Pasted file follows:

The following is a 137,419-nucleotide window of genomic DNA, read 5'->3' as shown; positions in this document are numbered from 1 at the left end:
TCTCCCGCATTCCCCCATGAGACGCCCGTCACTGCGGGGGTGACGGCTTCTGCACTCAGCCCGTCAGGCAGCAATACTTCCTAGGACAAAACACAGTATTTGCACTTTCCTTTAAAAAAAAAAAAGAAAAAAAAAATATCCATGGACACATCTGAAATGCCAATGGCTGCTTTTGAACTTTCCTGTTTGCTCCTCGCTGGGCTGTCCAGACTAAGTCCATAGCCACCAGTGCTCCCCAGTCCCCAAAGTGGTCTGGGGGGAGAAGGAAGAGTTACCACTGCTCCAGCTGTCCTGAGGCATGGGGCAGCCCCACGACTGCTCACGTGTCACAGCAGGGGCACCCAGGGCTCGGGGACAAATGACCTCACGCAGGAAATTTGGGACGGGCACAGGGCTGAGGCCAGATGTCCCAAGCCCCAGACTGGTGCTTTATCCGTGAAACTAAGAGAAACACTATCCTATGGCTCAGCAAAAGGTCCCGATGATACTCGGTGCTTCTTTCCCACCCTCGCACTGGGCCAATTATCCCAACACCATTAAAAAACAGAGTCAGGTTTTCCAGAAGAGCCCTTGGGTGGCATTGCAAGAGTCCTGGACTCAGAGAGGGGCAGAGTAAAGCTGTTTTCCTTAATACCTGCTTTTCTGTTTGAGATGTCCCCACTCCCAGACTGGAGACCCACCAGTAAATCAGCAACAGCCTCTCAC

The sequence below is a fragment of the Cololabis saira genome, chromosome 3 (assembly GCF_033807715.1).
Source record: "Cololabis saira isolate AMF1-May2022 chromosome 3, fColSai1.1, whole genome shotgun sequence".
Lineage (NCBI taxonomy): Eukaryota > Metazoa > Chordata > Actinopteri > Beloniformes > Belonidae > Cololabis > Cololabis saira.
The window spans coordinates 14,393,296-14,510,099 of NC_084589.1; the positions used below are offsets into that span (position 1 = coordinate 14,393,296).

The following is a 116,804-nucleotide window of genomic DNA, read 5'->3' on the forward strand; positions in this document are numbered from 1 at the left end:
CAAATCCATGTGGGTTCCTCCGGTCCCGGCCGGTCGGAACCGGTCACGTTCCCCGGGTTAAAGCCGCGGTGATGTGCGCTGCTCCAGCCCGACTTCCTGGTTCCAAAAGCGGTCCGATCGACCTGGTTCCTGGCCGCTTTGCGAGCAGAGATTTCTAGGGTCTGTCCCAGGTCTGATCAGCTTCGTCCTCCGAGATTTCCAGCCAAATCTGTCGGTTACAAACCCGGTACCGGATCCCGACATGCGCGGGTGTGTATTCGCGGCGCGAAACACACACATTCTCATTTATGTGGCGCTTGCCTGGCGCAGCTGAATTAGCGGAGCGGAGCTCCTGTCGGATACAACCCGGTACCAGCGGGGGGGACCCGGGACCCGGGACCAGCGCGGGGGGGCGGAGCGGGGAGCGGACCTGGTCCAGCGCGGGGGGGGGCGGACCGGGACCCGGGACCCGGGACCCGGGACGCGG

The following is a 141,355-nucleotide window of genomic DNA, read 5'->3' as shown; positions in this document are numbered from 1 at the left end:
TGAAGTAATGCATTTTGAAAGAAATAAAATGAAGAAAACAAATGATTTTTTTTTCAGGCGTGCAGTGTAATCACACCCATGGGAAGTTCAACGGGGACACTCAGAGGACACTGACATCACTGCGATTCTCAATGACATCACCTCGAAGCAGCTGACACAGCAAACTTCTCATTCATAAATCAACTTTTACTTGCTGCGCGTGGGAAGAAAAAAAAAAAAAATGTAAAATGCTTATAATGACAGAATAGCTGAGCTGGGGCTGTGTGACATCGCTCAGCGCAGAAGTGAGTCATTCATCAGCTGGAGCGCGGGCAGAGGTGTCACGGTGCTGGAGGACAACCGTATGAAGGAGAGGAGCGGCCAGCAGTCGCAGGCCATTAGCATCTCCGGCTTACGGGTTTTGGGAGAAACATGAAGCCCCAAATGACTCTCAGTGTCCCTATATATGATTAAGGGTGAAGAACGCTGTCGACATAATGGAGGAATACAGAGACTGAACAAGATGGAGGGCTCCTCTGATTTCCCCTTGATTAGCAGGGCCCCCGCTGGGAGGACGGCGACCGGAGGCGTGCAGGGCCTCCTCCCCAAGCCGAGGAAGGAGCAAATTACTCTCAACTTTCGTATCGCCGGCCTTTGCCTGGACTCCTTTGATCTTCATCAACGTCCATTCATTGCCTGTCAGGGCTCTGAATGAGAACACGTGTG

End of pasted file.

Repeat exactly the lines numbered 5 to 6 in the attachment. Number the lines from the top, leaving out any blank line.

Lineage (NCBI taxonomy): Eukaryota > Metazoa > Chordata > Actinopteri > Beloniformes > Belonidae > Cololabis > Cololabis saira.
The window spans coordinates 14,393,296-14,510,099 of NC_084589.1; the positions used below are offsets into that span (position 1 = coordinate 14,393,296).